Faculty & Staff Publications

Publication Date



Library and Information Science


Most people avoid doing qualitative research because they think it is not scientifically rigorous and requires time and lots of money. In fact, there is a lot one can do with little overhead that reaps immediate benefits for improving services and gaining unexpected valuable insights. This study uses a web redesign and assessment project to showcase some simple ways to get useful information from students.

Library web pages provide the main access point to many of the library’s services and resources, which also continue to change and accrue. Does the web site really serve students' research needs today? Where do you focus energy on needed improvements? How do you integrate new services? What resources do you need to do it? In this essay, discover how to use quick and inexpensive methods to grab student feedback in order to help revise and assess web pages and other services. Learn how to identify common issues for focused improvements. Gain insight on research deficiencies perhaps better addressed through teaching and other services. The researcher presents findings on several methods used to gain students' perspectives before a major web page redesign and after “improvements” some months later.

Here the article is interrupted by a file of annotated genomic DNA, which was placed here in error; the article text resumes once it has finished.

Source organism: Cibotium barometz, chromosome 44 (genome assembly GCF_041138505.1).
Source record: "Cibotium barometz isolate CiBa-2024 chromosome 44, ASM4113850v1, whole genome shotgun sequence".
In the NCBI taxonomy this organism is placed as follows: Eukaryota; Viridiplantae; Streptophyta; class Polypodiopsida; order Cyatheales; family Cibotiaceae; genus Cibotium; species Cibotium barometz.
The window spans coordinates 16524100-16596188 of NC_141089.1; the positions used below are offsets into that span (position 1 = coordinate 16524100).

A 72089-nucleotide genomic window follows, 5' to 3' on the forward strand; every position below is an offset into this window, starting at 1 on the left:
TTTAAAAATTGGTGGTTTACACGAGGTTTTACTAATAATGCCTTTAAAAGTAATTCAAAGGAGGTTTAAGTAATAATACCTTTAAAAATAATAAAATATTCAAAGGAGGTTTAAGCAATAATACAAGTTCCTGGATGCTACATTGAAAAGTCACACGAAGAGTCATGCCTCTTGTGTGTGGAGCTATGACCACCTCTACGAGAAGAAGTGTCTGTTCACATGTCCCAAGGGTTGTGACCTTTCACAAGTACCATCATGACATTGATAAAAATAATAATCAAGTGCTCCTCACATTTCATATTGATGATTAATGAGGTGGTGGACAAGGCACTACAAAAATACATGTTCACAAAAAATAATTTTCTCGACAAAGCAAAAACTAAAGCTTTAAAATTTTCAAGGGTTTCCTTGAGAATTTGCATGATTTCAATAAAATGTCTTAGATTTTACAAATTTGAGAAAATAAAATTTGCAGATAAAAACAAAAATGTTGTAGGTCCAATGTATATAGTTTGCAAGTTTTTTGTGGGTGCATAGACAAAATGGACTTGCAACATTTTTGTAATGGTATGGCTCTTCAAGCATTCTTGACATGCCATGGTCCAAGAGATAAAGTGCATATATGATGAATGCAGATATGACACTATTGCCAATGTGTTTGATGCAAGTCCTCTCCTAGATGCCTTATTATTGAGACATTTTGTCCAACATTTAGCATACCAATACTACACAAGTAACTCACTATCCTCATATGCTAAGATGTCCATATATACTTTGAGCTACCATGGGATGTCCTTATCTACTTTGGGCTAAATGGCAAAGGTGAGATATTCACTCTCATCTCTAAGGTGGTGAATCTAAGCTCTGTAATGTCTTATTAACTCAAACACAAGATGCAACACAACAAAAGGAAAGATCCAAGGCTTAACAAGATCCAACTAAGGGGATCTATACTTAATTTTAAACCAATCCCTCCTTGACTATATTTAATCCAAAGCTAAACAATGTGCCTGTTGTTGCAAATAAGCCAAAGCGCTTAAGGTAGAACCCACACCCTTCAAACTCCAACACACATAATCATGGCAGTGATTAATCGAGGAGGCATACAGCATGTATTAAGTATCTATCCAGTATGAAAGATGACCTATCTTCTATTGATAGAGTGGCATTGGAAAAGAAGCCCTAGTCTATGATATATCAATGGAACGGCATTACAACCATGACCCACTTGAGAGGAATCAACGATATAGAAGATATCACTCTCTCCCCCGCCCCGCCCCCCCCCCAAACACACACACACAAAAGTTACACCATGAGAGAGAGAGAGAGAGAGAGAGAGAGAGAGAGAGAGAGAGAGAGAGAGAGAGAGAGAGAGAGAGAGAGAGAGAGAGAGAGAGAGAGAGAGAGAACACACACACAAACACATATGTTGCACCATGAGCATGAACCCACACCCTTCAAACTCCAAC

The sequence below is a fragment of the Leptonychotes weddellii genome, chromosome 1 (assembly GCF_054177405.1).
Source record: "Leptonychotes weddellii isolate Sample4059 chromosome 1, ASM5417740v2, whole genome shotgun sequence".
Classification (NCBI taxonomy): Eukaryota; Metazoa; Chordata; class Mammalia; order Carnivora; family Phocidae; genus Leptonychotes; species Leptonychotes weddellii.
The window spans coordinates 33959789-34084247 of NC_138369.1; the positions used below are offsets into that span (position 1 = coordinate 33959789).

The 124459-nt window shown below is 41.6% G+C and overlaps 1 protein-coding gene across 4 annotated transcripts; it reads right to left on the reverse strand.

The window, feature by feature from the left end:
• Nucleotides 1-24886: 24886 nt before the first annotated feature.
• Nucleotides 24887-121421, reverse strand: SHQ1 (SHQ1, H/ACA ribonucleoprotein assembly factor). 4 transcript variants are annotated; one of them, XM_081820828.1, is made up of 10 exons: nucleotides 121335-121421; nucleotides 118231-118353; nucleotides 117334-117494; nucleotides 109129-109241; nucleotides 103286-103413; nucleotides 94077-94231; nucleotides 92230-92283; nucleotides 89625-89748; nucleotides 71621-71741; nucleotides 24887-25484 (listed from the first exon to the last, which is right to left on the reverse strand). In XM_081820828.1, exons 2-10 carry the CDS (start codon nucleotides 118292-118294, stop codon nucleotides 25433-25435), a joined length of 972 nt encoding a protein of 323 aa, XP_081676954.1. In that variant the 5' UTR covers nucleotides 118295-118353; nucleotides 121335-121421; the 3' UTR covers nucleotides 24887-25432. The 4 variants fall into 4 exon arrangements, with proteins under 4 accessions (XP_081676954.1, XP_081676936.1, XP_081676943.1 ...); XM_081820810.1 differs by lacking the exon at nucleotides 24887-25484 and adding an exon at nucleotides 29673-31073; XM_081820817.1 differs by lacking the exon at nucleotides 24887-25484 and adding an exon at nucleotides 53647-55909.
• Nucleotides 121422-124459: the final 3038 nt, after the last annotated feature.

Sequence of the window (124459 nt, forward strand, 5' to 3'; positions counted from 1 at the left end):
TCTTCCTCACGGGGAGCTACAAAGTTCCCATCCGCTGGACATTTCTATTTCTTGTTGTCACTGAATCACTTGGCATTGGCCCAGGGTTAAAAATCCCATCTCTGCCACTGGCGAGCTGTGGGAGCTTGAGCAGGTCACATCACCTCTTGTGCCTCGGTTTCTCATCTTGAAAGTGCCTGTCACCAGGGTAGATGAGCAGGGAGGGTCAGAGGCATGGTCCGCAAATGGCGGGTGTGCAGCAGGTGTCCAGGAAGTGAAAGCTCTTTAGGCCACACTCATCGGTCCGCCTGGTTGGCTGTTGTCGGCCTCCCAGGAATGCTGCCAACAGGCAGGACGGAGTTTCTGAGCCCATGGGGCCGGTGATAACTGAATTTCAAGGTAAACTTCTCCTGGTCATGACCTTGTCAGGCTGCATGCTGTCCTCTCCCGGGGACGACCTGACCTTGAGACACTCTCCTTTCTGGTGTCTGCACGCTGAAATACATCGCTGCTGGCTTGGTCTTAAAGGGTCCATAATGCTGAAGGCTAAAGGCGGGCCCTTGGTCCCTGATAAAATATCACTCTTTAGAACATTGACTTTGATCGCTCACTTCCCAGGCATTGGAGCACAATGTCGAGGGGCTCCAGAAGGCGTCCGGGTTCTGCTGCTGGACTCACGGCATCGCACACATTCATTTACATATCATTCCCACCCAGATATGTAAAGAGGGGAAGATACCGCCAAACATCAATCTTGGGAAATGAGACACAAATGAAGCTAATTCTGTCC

Document Type

Published Version


This article is the publisher-created version, also considered to be the final version or the version of record. It includes value-added elements provided by the publisher, such as copy editing, layout changes, and branding consistent with the rest of the publication.

Original Citation

Barbara Valentine
Ask them—they’ll tell you! Eliciting student perspectives to improve services.
In Declaration of Interdependence: The Proceedings of the ACRL 2011 Conference, edited by Dawn M. Mueller
2011, pages 20-34, Association of College and Research Libraries: Chicago



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